KCSM-TV discontinues MHz programming, citing FCC regulations

By Dru Sefton

KCSM-TV in San Mateo, Calif., has dropped international programming from MHz Networks after determining that the programs did not meet legal requirements for noncommercial stations.

MHz and KCSM negotiated for several months before the station discontinued the content July 15, said Jan Roecks, v.p. of administrative services for licensee San Mateo Community College District, which operates KCSM.

KCSM’s website notes, “We complained to MHz repeatedly regarding underwriting and political call-to-action messages that did not comply with FCC regulations. MHZ has been either unable or unwilling to bring its broadcasts into compliance with the applicable requirements.”

KCSM Technology Director Michele Muller declined to provide examples. The station’s attorney, Larry Miller of the Washington, D.C. firm Schwartz, Woods & Miller, characterized the situation as a “private contractual dispute.” Miller hasn’t heard of other MHz client stations raising similar issues.

Fred Thomas, c.e.o. of the Falls Church, Va.–based MHz, was unavailable for comment. A post on MHz’s Facebook page reads, “MHz complies with all FCC rules. KCSM always had the right to block any content it found objectionable, but chose not to add the technical equipment needed to do so.” A note on MHz’s website refers visitors to KCSM for more information.

Roecks said MHz was a popular channel with viewers, “no doubt about it” — in particular, its series of international mysteries. Viewers have called the station to express disappointment.

“But in our monitoring, we saw issues with underwriting and political call-to-action messages,” Roecks said, declining to comment further. “We talked to our attorney and determined those could cause problems. We were not comfortable with that.”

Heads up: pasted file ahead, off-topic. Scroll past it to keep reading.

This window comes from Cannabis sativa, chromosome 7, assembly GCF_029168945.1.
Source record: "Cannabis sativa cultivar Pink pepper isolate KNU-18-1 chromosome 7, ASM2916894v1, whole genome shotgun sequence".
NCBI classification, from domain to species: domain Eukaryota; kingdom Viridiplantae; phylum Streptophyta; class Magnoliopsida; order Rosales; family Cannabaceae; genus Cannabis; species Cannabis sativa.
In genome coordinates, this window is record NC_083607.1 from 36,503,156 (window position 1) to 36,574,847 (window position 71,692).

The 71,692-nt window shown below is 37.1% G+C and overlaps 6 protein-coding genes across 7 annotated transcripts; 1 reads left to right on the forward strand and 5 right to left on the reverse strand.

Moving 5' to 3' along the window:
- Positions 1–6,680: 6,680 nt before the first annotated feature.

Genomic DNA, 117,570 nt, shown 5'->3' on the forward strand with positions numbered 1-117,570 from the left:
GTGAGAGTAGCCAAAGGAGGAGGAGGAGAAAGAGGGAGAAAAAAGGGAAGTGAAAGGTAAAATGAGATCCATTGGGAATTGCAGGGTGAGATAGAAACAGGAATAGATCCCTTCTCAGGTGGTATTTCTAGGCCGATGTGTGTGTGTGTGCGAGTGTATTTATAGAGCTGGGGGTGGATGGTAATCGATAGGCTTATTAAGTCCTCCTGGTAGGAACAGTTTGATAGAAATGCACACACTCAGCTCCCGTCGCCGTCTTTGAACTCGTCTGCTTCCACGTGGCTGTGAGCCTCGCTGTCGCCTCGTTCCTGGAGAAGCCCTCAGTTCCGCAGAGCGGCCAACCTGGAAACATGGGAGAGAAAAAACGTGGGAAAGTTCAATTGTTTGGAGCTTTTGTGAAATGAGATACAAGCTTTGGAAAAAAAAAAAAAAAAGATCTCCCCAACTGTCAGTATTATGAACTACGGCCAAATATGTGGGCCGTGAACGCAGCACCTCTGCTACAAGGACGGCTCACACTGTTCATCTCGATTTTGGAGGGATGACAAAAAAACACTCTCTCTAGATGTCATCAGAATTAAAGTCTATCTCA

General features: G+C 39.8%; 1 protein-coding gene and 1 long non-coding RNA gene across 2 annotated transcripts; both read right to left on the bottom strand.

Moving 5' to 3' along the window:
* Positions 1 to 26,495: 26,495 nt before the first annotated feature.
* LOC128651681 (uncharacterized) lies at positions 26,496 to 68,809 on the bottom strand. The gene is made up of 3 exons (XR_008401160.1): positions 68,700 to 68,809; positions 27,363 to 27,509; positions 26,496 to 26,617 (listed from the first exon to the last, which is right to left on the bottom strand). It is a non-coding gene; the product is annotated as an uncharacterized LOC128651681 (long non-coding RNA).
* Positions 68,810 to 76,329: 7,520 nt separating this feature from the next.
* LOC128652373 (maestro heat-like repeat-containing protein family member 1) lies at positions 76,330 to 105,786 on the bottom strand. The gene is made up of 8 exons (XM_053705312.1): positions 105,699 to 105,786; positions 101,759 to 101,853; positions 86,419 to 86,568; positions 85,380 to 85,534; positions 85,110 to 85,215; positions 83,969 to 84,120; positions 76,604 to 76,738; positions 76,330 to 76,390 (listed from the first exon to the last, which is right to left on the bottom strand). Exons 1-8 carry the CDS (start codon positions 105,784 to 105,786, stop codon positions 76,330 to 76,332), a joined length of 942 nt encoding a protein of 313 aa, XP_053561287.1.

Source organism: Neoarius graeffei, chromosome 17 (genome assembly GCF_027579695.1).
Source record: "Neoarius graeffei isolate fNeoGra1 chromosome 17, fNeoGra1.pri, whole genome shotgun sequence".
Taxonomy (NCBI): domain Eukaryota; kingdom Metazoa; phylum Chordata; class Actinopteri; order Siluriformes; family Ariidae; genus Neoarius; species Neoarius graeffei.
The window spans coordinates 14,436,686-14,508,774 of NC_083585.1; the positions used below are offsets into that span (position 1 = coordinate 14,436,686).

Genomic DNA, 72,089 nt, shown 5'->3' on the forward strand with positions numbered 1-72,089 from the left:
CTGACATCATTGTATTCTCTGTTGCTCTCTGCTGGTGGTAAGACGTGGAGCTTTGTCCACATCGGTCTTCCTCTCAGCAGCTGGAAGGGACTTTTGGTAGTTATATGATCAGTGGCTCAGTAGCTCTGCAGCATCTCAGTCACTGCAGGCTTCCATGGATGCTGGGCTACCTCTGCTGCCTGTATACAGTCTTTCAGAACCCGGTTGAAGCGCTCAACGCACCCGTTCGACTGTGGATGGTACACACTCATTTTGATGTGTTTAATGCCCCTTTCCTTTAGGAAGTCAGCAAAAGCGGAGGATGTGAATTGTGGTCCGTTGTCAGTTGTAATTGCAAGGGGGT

The college district put KCSM for sale in December 2011 and entered into a funding and management agreement in May 2013 with LocusPoint Networks, part of the Blackstone Group, a multinational investment banker. When the station divests of its spectrum in FCC auctions next year, the licensee and LocusPoint will share the proceeds.

Roecks said the station did not want to risk any FCC problems that could complicate that deal.

The MHz Worldview channel is available as a multicaster mainly through public broadcasting stations; it reaches more than 40 million households nationwide. Its international programming in English originates from broadcasters including China’s CCTV, Deutsche Welle in Germany, Ethiopian TV, Kazakh TV, Today’s Ireland and RT from Russia, as well as local and independent producers.

Questions, comments, tips? sefton@current.org

  • http://www.johnathangrant.com/ Johnathan Grant

    Just curious. Was the issue with something MHz was producing or inserting? Or was it something that appeared on one of the feeds that MHz passes through?

    • Dru Sefton, Current

      Hi Johnathan: Unfortunately, we can’t answer this. Neither side will discuss specifics and both consider this a private contractual matter.

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